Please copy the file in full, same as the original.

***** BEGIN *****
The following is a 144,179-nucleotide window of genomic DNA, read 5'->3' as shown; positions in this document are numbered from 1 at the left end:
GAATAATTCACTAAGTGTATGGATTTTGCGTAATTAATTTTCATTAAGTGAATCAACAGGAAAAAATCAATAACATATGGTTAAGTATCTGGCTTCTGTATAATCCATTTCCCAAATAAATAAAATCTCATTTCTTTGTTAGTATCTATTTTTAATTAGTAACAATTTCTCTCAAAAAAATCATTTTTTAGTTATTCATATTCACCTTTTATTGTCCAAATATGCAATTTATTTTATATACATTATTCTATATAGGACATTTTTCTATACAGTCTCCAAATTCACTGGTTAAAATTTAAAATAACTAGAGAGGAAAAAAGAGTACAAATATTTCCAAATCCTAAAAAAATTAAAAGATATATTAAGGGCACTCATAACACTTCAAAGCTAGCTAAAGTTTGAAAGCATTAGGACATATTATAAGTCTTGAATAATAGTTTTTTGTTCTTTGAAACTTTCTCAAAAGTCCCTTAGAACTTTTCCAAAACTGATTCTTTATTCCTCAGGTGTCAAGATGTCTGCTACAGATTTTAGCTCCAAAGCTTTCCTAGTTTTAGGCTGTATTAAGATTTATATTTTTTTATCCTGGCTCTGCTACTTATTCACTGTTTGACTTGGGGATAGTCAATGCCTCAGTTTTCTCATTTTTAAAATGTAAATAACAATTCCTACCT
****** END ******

The following is a 144,179-nucleotide window of genomic DNA, read 5'->3' as shown; positions in this document are numbered from 1 at the left end:
GAATAATTCACTAAGTGTATGGATTTTGCGTAATTAATTTTCATTAAGTGAATCAACAGGAAAAAATCAATAACATATGGTTAAGTATCTGGCTTCTGTATAATCCATTTCCCAAATAAATAAAATCTCATTTCTTTGTTAGTATCTATTTTTAATTAGTAACAATTTCTCTCAAAAAAATCATTTTTTAGTTATTCATATTCACCTTTTATTGTCCAAATATGCAATTTATTTTATATACATTATTCTATATAGGACATTTTTCTATACAGTCTCCAAATTCACTGGTTAAAATTTAAAATAACTAGAGAGGAAAAAAGAGTACAAATATTTCCAAATCCTAAAAAAATTAAAAGATATATTAAGGGCACTCATAACACTTCAAAGCTAGCTAAAGTTTGAAAGCATTAGGACATATTATAAGTCTTGAATAATAGTTTTTTGTTCTTTGAAACTTTCTCAAAAGTCCCTTAGAACTTTTCCAAAACTGATTCTTTATTCCTCAGGTGTCAAGATGTCTGCTACAGATTTTAGCTCCAAAGCTTTCCTAGTTTTAGGCTGTATTAAGATTTATATTTTTTTATCCTGGCTCTGCTACTTATTCACTGTTTGACTTGGGGATAGTCAATGCCTCAGTTTTCTCATTTTTAAAATGTAAATAACAATTCCTACCT